Are you noticing tantrums, thumb-sucking, baby talk, potty-training issues, overt clinginess, or other behaviors you thought your child had outgrown?
It's not surprising that parents, teachers, and coaches report seeing more regressive behavior in children right now. It's what happens as a result of adverse experiences—and a pandemic with all of its collateral damage definitely qualifies as adverse. Resuming a pre-COVID lifestyle can, too.
Regressive behavior is a coping mechanism. It may be considered maladaptive in adults, but it's a common reaction to stressful circumstances in children. Managing, discussing, and working through emotions can be difficult for adults, even with our fully formed brains. For children, it is incredibly challenging. They do not possess the maturity to understand stress, let alone process and manage it. Their brains aren't quite there yet.
So, their feelings come out sideways. Sometimes kids withdraw. Sometimes they become more aggressive. And sometimes, they revert to behavior more likely seen in younger children. It can be frustrating and cause additional friction, especially when other members of their household, class or team are dealing with their own feelings. As with all things kid-related, there is a learning opportunity here for them. And you. I like to think of regression as an alert telling me something is not quite right. After all, behavior is just another form of communication.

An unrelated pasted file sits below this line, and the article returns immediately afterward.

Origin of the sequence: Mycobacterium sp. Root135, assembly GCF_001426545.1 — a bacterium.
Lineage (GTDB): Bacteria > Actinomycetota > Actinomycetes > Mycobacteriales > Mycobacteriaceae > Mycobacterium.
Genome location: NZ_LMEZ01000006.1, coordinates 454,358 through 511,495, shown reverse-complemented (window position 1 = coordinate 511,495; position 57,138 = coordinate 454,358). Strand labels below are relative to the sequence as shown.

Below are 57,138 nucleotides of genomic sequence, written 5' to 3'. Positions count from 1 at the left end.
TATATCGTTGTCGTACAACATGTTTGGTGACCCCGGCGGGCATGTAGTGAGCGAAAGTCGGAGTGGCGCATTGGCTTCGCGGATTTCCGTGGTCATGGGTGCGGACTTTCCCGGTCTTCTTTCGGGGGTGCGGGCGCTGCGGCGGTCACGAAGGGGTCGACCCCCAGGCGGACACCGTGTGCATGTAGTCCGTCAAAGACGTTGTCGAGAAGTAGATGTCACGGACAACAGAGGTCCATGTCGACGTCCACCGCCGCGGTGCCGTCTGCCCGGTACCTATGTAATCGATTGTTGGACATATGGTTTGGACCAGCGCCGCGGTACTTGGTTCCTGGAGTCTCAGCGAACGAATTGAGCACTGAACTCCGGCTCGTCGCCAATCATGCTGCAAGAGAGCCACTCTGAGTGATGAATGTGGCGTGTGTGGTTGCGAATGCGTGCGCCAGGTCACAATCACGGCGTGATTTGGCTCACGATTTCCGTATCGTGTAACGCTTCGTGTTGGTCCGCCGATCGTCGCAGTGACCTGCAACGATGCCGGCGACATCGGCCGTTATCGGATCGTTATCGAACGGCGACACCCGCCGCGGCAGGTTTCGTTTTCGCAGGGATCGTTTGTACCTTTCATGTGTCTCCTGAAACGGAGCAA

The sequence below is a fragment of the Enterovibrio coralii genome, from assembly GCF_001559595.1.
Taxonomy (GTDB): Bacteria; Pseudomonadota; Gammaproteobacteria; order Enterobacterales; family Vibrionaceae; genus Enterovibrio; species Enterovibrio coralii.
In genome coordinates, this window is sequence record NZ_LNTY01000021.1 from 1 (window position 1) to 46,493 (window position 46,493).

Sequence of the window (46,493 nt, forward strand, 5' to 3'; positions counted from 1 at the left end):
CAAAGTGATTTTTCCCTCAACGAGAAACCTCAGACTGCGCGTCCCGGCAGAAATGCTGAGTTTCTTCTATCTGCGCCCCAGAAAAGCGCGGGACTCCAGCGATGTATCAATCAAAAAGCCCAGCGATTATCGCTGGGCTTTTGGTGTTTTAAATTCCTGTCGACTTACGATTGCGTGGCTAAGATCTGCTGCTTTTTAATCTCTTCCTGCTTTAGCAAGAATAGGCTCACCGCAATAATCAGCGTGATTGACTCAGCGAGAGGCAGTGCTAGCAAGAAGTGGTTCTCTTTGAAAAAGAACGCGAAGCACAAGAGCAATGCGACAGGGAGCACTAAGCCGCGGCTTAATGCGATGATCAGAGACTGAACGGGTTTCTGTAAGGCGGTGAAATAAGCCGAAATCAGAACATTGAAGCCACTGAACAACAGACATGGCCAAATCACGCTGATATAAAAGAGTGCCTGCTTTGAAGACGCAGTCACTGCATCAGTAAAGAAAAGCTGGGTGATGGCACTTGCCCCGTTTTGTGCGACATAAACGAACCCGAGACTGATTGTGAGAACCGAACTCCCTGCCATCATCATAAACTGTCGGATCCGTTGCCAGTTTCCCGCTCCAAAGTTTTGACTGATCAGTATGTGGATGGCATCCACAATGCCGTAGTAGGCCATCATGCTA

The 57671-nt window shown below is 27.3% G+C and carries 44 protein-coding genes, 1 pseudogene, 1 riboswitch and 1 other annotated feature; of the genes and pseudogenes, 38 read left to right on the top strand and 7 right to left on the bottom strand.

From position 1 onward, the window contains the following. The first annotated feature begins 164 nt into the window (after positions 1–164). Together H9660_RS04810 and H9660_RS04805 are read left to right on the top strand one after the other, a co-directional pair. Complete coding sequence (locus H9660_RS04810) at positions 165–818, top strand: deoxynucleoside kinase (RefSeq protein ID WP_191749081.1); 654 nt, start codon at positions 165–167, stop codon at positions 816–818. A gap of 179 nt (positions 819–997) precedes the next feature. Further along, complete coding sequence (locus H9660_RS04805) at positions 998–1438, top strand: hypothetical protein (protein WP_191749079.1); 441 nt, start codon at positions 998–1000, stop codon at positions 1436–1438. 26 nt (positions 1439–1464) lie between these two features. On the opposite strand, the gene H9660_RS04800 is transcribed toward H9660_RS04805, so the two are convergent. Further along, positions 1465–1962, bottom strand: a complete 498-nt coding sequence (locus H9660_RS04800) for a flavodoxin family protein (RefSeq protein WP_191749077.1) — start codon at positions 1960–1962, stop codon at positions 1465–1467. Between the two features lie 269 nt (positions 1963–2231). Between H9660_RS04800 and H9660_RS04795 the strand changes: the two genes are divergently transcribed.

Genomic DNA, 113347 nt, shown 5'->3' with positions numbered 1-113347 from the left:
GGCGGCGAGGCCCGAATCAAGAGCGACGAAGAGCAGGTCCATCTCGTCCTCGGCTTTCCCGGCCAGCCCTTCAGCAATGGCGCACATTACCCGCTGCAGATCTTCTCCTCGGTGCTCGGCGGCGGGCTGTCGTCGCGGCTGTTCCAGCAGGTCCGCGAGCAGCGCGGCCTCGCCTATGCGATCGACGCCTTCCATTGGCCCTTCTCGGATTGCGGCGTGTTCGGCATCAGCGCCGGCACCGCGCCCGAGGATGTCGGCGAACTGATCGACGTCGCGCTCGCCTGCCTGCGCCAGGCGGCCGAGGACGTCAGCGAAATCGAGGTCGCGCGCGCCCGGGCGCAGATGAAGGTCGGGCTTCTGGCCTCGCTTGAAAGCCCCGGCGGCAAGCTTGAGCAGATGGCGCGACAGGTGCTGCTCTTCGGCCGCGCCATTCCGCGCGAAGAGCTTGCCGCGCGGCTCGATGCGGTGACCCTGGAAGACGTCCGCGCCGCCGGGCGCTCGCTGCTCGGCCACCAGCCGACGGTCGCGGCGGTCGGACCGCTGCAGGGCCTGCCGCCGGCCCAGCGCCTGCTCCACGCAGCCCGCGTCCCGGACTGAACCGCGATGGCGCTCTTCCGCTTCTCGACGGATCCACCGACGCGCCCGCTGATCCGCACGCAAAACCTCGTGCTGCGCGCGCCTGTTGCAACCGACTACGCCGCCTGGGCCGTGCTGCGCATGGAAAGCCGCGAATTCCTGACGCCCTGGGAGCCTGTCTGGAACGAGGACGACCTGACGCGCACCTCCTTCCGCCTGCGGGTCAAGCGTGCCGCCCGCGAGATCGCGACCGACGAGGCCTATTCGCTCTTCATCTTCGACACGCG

You can earn another "parenting merit badge" by developing the ability to see through your child’s behavior to get to the root of the issue. I'm not talking about mind-reading, but sleuthing it out. You can start by simply noticing when they seem a little different. Rather than shrugging it off, ask some questions or recognize it out loud (you seem sad, or you're extra quiet today). Make sure you do it in a non-punitive, non-shaming manner. The more open you are to their response, the more likely they will talk and keep talking.
“Asking a child to tell you about their picture can often reveal a lot about their mental processes—how they are feeling about a situation or themselves.”
Artwork and creative play are also great ways to encourage conversation. Kids will often work out their feelings in their pictures or when playing with toys. Artwork helps transfer feelings onto paper and provides a platform for discussing those feelings. Asking a child to tell you about their picture can often reveal a lot about their mental processes—how they are feeling about a situation or themselves.
Creative play can, too. For instance, if the stuffed animals they're playing with are fighting and arguing, there is a chance the child might be feeling angry or frustrated. If the dinosaurs are hiding, the child may be feeling scared. If a big monster is chasing them during imaginary play, they might be worried about getting sick. If the monster is chasing the adult, the child might be worried the adult will get sick.
If you see these types of things, make some open-ended statements such as, "tell me about what is happening with the… (insert specifics about the interactions that are playing out)." You can then relate that back to them by saying, "sometimes kids feel that way, too," or "have you ever felt like that?"
This type of "serve and return" process validates the existence of their feelings and normalizes talking about their emotions. The more children have the opportunity to practice this, the better they become at it. They learn to understand, name, and process their feelings which helps them manage them and not stuff them away. They also learn they can come to you and others to help when things get tough.
Change can be tricky—especially when dealing with a lot of unknowns. Giving our children tools to manage the ups and downs of change and helping them implement those tools in healthy ways will help them grow into adults who can do the same.
Be kind to yourselves and others.
Until next time,